Previewing the Manchester derby and what could be the most watched Premier League match in history, Thierry Henry summed up the dilemma.

“We all want United to beat City because we want the Premier League to be a race,” admitted the Frenchman, who for a period at Arsenal was the most exciting and skilful player in the League and one of the greatest talents we have ever seen on the English stage.

The Live broadcast of Sunday’s Old Trafford showdown between Manchester rivals United and City will be beamed into one billion homes across 189 countries. And the anticipated  combined value of the starting line ups – that could top £650 million – could make this the most expensive football match ever staged.

But the football superstar turned pundit, who is now on the coaching staff for the super stylish Belgium national team, struck at the heart of the matter when he added: “If you don’t love the way Manchester City play you don’t love football.

Before I get swamped by messages from fellow Manchester United fans, and I have passionately supported the Reds for half a century, let me say this: “Yes, at times this season United have played some breathtaking football.”

Last weekend’s 3-1 win at Arsenal was the stand out game of the season by far. And I would definitely not bet against Jose Mourinho leading United to the Champions League in May, the 50th anniversary of our historic first triumph in 1968.

But the difference in the contrasting philosophies between Guardiola and Mourinho is clear, and giving sleepless nights to some of United’s most passionate fans.

Pep will never sacrifice his purist principles in his quest to deliver fantasy football. For me he is the modern day version of the great Sir Matt Busby, the former Manchester City player who made United the most popular football team on the planet post-war when he survived the tragic Munich Air disaster of 1958.

The truth is that Guardiola has elevated City to a new level with a dazzling team of free flowing footballers who are good enough to emulate United’s historic treble winning season of 1999 under Sir Alex Ferguson.

Kevin de Bruyne, in my view vying for the title of best midfielder in world football, and the equally pivotal David Silva are the magicians at the centre of an extraordinary City band of entertainers that Guardiola has moulded into his vision of a dream team.

Then there is serial winner Mourinho, who has already added two cups to United’s trophy cabinet in his first season, while his opposite number finished his first campaign empty handed across the City.

Paul Pogda, crucially ruled out of Sunday’s showdown because of his red card at Arsenal, has also been performing to world class standards this season. While Marcus Rashford is one of the most exciting young talents in the Premier League. And David de Gea is without question the best goalkeeper in the world.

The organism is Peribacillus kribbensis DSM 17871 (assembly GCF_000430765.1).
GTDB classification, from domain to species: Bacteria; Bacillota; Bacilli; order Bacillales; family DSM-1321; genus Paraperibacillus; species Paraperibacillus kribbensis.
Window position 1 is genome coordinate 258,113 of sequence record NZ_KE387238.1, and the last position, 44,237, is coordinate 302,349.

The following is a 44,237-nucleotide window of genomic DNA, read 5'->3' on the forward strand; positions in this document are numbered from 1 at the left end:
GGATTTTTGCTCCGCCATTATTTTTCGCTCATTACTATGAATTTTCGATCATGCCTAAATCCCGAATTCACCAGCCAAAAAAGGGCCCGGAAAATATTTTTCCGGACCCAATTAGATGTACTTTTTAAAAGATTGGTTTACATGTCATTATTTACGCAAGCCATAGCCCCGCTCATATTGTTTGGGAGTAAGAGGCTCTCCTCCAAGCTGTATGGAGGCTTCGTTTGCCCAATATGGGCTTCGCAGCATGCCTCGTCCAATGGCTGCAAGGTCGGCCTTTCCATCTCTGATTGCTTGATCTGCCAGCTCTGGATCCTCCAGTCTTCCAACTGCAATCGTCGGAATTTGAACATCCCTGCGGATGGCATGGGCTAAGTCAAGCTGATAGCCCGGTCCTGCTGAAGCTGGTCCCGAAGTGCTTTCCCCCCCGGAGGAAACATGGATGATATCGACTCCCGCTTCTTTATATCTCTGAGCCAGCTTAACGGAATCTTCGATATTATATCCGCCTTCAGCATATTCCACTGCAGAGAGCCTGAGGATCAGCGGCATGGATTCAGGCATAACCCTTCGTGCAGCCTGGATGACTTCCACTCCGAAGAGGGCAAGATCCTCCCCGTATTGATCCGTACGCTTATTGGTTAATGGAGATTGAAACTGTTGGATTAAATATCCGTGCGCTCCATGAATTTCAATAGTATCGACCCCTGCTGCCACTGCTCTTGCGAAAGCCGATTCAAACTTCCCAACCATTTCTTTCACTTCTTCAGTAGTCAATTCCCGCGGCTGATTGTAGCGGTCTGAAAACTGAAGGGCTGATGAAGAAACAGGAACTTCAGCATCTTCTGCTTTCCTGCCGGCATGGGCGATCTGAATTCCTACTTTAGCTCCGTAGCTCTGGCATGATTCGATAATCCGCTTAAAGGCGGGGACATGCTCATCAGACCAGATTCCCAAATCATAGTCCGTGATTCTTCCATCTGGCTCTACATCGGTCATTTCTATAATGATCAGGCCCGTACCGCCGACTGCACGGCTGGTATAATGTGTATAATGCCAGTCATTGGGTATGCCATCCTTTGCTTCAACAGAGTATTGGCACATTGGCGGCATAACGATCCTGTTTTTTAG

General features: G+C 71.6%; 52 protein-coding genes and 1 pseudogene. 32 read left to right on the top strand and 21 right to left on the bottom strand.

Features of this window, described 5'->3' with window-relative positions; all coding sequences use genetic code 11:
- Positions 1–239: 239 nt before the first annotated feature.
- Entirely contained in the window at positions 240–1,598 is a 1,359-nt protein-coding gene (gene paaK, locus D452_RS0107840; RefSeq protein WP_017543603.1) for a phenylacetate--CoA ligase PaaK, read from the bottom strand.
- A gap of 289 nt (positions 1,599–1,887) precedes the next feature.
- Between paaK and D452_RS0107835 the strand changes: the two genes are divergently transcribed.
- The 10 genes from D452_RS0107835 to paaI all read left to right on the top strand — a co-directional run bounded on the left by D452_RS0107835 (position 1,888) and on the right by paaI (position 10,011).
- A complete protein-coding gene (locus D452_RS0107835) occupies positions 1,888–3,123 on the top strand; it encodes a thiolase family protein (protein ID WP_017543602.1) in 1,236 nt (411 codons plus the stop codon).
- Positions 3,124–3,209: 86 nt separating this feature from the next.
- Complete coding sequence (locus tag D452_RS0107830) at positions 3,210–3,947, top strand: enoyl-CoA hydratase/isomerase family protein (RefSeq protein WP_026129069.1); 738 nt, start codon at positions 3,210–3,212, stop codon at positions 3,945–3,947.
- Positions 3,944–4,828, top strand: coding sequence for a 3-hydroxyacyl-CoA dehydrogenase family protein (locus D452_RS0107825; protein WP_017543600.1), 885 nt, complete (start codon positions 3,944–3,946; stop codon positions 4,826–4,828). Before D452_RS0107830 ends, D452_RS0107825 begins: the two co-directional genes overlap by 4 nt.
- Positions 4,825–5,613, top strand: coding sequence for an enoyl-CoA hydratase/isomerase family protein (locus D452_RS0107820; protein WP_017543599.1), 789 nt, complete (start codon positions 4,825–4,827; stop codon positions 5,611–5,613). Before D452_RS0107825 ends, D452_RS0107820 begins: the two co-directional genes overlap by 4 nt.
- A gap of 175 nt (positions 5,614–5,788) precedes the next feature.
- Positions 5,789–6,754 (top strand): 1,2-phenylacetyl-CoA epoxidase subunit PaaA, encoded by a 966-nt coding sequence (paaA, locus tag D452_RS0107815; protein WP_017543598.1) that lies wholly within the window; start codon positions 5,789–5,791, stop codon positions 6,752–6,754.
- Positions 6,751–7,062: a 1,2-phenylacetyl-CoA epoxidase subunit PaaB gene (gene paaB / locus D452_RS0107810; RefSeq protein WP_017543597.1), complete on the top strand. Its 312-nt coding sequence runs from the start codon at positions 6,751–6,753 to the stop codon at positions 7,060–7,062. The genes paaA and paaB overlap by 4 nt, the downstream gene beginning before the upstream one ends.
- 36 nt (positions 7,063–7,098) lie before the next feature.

But here is the most fundamental difference between a Guardiola team and a Mourinho team. 

When the chips are down Jose never has any reservations about parking the bus if he thinks those are the tactics that are best suited to reaching the final destination in the race for silverware.

Whether or not the responsibility and demands of sitting in the Old Trafford hot seat will ultimately change Mourinho remains to be seen. There is no doubt he’s adapted better than many expected. But I doubt he will ever throw away his inhibitions and unconditionally adopt a philosophy of style over tactics.

Henry offered wonderful insight into the mind of Pep Guardiola when he revealed that in one of his pre-match team talks the Spaniard told Henry and the rest of the Barcelona squad before the 2009 Champions League Final against Manchester United: “All I want is at the end of the game for people to ring me and say wow your team play good football.”

“He has taken football to another level. He’s done it at Barcelona and now he’s doing at Manchester City,” contributed Darren Gough in a fascinating Drive Time discussion with Henry on TalkSport.

How United respond at Old Trafford and deal with the threat of the Premier league’s prolific  top goalscorers – 62 goals in 23 games so far this season –  is the most fascinating question posed this season.

As an eternal optimist I pray that Mourinho does throw caution to the wind, even without Pogba, and that United do put City to the sword with a feast of exciting  football.

In Anthony Martial, Jesse Lingard and Rashford, United do have players with the speed and quality who can hurt City. While Romelu Lukaku still needs to prove himself in the biggest games. And this is his big chance to win over the doubters.

The bookmakers narrowly favour a City win, with Gabriel Jesus and Sergio Aguero also joint favourites to open the scoring. If Pep Guardiola’s side win they will equal the all-time English top-flight league record of 14 consecutive victories, set by Arsenal between February and August 2002.

What is certain is that the whole world will be watching with huge anticipation. And however the contest pans out this is a match United must win to stay in the title race. A win for City and there is no way that the bookmakers, who have already paid out on Guardiola’s team winning the title, will be embarrassed.

Guardiola v Mourinho. Photograph copyright: John Gubba
Guardiola v Mourinho. Photograph copyright: John Gubba